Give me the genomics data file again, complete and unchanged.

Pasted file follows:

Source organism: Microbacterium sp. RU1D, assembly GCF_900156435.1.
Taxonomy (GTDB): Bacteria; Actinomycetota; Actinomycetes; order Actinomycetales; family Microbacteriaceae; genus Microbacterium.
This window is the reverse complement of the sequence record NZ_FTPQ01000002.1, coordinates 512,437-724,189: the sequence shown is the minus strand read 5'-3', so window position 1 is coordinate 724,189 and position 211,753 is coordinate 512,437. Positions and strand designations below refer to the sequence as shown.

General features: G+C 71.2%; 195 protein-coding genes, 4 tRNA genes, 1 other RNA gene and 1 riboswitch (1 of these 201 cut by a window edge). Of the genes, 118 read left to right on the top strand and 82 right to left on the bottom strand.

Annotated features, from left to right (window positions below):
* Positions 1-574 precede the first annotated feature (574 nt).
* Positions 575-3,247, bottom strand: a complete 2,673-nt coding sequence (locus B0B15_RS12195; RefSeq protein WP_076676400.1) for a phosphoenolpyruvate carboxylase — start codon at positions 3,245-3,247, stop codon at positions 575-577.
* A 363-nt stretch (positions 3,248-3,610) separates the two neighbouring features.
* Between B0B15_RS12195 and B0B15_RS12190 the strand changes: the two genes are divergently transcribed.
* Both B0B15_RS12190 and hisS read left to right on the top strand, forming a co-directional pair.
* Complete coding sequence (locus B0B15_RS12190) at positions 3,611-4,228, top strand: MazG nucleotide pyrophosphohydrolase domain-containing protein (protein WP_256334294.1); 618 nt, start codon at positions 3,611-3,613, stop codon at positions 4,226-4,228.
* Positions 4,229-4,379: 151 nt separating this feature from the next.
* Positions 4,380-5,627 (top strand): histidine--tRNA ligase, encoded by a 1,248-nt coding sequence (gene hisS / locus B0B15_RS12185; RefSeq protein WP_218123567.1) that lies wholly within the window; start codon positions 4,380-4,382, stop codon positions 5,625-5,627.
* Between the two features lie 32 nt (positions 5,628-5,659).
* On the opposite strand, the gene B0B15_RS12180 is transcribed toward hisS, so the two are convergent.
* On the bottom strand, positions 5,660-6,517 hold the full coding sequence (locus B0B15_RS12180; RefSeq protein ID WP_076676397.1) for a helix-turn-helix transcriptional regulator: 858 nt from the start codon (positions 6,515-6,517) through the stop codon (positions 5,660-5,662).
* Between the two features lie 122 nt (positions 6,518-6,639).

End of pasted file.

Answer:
Source organism: Microbacterium sp. RU1D, assembly GCF_900156435.1.
Taxonomy (GTDB): Bacteria; Actinomycetota; Actinomycetes; order Actinomycetales; family Microbacteriaceae; genus Microbacterium.
This window is the reverse complement of the sequence record NZ_FTPQ01000002.1, coordinates 512,437-724,189: the sequence shown is the minus strand read 5'-3', so window position 1 is coordinate 724,189 and position 211,753 is coordinate 512,437. Positions and strand designations below refer to the sequence as shown.

General features: G+C 71.2%; 195 protein-coding genes, 4 tRNA genes, 1 other RNA gene and 1 riboswitch (1 of these 201 cut by a window edge). Of the genes, 118 read left to right on the top strand and 82 right to left on the bottom strand.

Annotated features, from left to right (window positions below):
* Positions 1-574 precede the first annotated feature (574 nt).
* Positions 575-3,247, bottom strand: a complete 2,673-nt coding sequence (locus B0B15_RS12195; RefSeq protein WP_076676400.1) for a phosphoenolpyruvate carboxylase — start codon at positions 3,245-3,247, stop codon at positions 575-577.
* A 363-nt stretch (positions 3,248-3,610) separates the two neighbouring features.
* Between B0B15_RS12195 and B0B15_RS12190 the strand changes: the two genes are divergently transcribed.
* Both B0B15_RS12190 and hisS read left to right on the top strand, forming a co-directional pair.
* Complete coding sequence (locus B0B15_RS12190) at positions 3,611-4,228, top strand: MazG nucleotide pyrophosphohydrolase domain-containing protein (protein WP_256334294.1); 618 nt, start codon at positions 3,611-3,613, stop codon at positions 4,226-4,228.
* Positions 4,229-4,379: 151 nt separating this feature from the next.
* Positions 4,380-5,627 (top strand): histidine--tRNA ligase, encoded by a 1,248-nt coding sequence (gene hisS / locus B0B15_RS12185; RefSeq protein WP_218123567.1) that lies wholly within the window; start codon positions 4,380-4,382, stop codon positions 5,625-5,627.
* Between the two features lie 32 nt (positions 5,628-5,659).
* On the opposite strand, the gene B0B15_RS12180 is transcribed toward hisS, so the two are convergent.
* On the bottom strand, positions 5,660-6,517 hold the full coding sequence (locus B0B15_RS12180; RefSeq protein ID WP_076676397.1) for a helix-turn-helix transcriptional regulator: 858 nt from the start codon (positions 6,515-6,517) through the stop codon (positions 5,660-5,662).
* Between the two features lie 122 nt (positions 6,518-6,639).